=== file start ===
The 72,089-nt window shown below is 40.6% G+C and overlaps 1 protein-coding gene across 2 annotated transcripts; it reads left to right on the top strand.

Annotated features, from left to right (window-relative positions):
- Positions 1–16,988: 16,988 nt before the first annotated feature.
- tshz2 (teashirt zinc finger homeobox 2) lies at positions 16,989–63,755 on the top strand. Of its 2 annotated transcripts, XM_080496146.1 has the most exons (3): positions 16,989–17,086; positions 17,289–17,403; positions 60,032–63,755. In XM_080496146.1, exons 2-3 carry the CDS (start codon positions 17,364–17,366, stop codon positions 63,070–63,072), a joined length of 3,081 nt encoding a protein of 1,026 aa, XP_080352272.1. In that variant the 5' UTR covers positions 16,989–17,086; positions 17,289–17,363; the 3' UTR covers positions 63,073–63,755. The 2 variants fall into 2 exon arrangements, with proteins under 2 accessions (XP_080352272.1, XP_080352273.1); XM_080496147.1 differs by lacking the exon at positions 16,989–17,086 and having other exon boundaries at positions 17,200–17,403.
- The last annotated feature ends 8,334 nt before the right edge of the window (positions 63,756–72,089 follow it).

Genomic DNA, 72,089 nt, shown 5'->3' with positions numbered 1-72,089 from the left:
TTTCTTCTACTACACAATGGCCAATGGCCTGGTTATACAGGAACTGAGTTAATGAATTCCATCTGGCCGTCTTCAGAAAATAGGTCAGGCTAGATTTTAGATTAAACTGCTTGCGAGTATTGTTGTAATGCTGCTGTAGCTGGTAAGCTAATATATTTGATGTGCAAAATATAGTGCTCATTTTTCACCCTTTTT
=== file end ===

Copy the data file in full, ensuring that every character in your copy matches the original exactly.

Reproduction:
The 72,089-nt window shown below is 40.6% G+C and overlaps 1 protein-coding gene across 2 annotated transcripts; it reads left to right on the top strand.

Annotated features, from left to right (window-relative positions):
- Positions 1–16,988: 16,988 nt before the first annotated feature.
- tshz2 (teashirt zinc finger homeobox 2) lies at positions 16,989–63,755 on the top strand. Of its 2 annotated transcripts, XM_080496146.1 has the most exons (3): positions 16,989–17,086; positions 17,289–17,403; positions 60,032–63,755. In XM_080496146.1, exons 2-3 carry the CDS (start codon positions 17,364–17,366, stop codon positions 63,070–63,072), a joined length of 3,081 nt encoding a protein of 1,026 aa, XP_080352272.1. In that variant the 5' UTR covers positions 16,989–17,086; positions 17,289–17,363; the 3' UTR covers positions 63,073–63,755. The 2 variants fall into 2 exon arrangements, with proteins under 2 accessions (XP_080352272.1, XP_080352273.1); XM_080496147.1 differs by lacking the exon at positions 16,989–17,086 and having other exon boundaries at positions 17,200–17,403.
- The last annotated feature ends 8,334 nt before the right edge of the window (positions 63,756–72,089 follow it).

Genomic DNA, 72,089 nt, shown 5'->3' with positions numbered 1-72,089 from the left:
TTTCTTCTACTACACAATGGCCAATGGCCTGGTTATACAGGAACTGAGTTAATGAATTCCATCTGGCCGTCTTCAGAAAATAGGTCAGGCTAGATTTTAGATTAAACTGCTTGCGAGTATTGTTGTAATGCTGCTGTAGCTGGTAAGCTAATATATTTGATGTGCAAAATATAGTGCTCATTTTTCACCCTTTTT